After nearly three years of effort, a
team of researchers at the U of I has identified a single-gene
source of aphid resistance that can be easily crossed into elite
The lead scientists in this effort are
Glen Hartman, plant pathologist with the USDA's Agricultural
Research Service at the U of I; Curtis Hill, senior research
associate; and Brian Diers, soybean breeder from the U of I's
Department of Crops Sciences. Funding for the research has been
provided by the Illinois Soybean Checkoff Board.
"This gene has been tested in both the
greenhouse and the field and has consistently prevented colonization
by soybean aphids," Hartman said. "Because it is a single dominant
gene with identified DNA markers, it can be readily introduced into
susceptible commercial soybean varieties by backcrossing, using
The methods for breeding plants with
the aphid-resistance gene will be licensed for use in both public
and private breeding programs.
"Growers could have resistant varieties
fairly quickly, especially if industry adopts this technology,"
Hartman said. "I think three to four years would be a reasonable
time frame for that to happen."
The aphids were first discovered in
large numbers in fields near the end of the 2000 growing season.
After careful scientific investigation, they were identified as
Aphis glycines, which had previously been reported only in Asia,
Australia and some Pacific islands. By 2003, this pest had emerged
as a major problem for growers throughout the Midwest.
"When the aphids infest a field, the
most common means of control is to spray the field with an
insecticide that can cost as much as 20 to 25 dollars per acre,"
Hartman said. "In 2003 alone, more than 1 million acres were sprayed
in Illinois and more than 3 million acres in both Iowa and
Minnesota. Once resistant commercial varieties are available, the
savings to growers will be substantial."
As part of the initial screening
process, the team evaluated the various commercial soybean varieties
that had been submitted to the yield trials at U of I for resistance
to the aphids.
"After screening more than 700
varieties, we found that all of them were basically susceptible to
this pest," Hartman said. "We also determined that there had not
been any reported resistance from the germplasm screened in the part
of the world where the aphids originated, which is China."
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In the next step, they began screening
about 100 cultivars that had been identified as the major genetic
contributors to modern soybean varieties. Those ancestral lines
account for more than 90 percent of the genetic variation in our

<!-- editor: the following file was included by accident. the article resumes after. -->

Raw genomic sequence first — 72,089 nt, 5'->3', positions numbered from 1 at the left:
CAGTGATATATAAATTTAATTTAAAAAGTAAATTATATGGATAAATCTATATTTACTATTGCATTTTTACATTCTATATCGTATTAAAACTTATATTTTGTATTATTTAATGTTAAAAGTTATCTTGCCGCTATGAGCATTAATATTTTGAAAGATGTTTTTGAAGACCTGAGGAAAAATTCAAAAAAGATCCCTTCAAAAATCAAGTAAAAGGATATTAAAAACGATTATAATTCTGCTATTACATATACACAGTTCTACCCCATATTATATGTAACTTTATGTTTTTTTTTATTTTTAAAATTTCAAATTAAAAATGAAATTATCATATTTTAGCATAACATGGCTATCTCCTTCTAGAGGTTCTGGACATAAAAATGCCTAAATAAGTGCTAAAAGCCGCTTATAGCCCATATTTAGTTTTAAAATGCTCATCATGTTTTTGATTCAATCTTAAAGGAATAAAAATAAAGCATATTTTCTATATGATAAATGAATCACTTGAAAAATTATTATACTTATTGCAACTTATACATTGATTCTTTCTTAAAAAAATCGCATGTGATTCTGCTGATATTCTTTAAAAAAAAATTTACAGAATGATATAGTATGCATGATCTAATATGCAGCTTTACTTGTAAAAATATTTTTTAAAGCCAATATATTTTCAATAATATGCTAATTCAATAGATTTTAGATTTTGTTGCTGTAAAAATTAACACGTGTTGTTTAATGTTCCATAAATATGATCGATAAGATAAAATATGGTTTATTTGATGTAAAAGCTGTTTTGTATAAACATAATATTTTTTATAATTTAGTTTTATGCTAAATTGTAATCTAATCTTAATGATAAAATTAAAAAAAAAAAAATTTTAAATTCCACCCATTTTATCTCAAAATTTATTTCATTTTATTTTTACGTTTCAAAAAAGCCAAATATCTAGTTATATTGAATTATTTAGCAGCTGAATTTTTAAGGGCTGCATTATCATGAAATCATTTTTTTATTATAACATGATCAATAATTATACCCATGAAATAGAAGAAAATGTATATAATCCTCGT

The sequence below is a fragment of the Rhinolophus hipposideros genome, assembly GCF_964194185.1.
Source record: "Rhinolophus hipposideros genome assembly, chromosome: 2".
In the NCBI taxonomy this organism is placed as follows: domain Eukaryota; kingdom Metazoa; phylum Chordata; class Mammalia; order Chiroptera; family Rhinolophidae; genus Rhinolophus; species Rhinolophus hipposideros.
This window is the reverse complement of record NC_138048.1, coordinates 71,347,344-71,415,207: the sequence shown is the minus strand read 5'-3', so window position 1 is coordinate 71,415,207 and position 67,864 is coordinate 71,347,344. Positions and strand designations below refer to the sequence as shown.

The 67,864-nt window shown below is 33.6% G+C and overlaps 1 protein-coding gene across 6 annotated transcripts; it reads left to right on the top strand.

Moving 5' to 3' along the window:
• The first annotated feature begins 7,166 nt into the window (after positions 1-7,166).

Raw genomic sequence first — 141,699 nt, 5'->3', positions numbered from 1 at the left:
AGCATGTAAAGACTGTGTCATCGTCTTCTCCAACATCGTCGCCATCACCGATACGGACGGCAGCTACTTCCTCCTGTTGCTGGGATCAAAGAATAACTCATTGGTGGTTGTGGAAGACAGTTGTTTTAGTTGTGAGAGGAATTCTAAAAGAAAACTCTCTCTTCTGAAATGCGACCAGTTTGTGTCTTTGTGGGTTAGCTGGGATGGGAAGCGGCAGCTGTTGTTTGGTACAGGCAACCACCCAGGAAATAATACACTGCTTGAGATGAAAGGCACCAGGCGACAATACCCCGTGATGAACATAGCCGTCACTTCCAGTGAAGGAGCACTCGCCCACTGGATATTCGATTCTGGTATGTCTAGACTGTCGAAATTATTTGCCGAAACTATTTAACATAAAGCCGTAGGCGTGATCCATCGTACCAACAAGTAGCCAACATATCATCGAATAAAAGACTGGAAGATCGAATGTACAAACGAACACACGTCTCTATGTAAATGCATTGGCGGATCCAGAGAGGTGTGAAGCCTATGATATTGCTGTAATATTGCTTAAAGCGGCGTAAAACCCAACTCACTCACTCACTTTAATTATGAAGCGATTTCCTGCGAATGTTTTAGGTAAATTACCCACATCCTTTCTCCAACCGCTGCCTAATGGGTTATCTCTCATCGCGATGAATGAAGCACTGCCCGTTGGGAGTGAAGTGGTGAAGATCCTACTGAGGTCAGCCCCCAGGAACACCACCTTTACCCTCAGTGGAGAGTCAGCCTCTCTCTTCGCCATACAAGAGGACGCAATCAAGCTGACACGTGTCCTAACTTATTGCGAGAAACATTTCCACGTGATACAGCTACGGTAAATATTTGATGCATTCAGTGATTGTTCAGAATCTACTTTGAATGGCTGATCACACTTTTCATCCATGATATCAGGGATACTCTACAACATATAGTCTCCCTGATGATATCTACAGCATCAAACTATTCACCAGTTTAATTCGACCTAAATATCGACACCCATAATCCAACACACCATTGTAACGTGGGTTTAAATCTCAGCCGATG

"Luckily we found resistance in two
different cultivars," Hill said. "One is called Jackson, which is an
old Southern cultivar. Another was Dowling, which also is an old
variety grown in the South."
As part of the experimental design, the
resistant cultivars were tested in a specially designed field cage
with several commercial varieties and were treated with an
insecticide or left untreated.
"Even with a large numbers of aphids
present, we found virtually no difference in yield and agronomic
traits whether these resistant lines were treated with an
insecticide or not," Hartman said. "At the same time, the commercial
varieties were severely damaged when they were not treated with an
insecticide, with many of the plants actually dying."
The researchers followed up with a
series of laboratory and fields studies that identified the single
dominant gene that carried resistance to the aphids. They also
developed methods for identifying and breeding resistant plants
using marker-assisted selection.
"We were able to identify the specific
region of the chromosome where the gene is located, using genetic
markers," Diers said. "Our team also confirmed that the resistance
is conferred by a single major gene. We are now using that marker
information to breed the resistance gene into adapted soybean
varieties and testing whether there is any associated yield or
agronomic drag associated with the gene. We hope to have resistant
varieties available to farmers by 2008."
With assistance from the Office of
Technology Management at the U of I, the team has also applied for a
patent and will soon be licensing this new technology to both
university and industry breeders.
"The idea of licensing is to make it a
fair playing field for everyone," Hartman said. "Otherwise an
individual company could take this research and patent the gene for
itself. By licensing the technology to a large number of companies
and public breeders, we can ensure that the benefits will reach
growers across the Midwest as quickly and cheaply as possible."
details on this technology are available on the Internet at
of Illinois news release]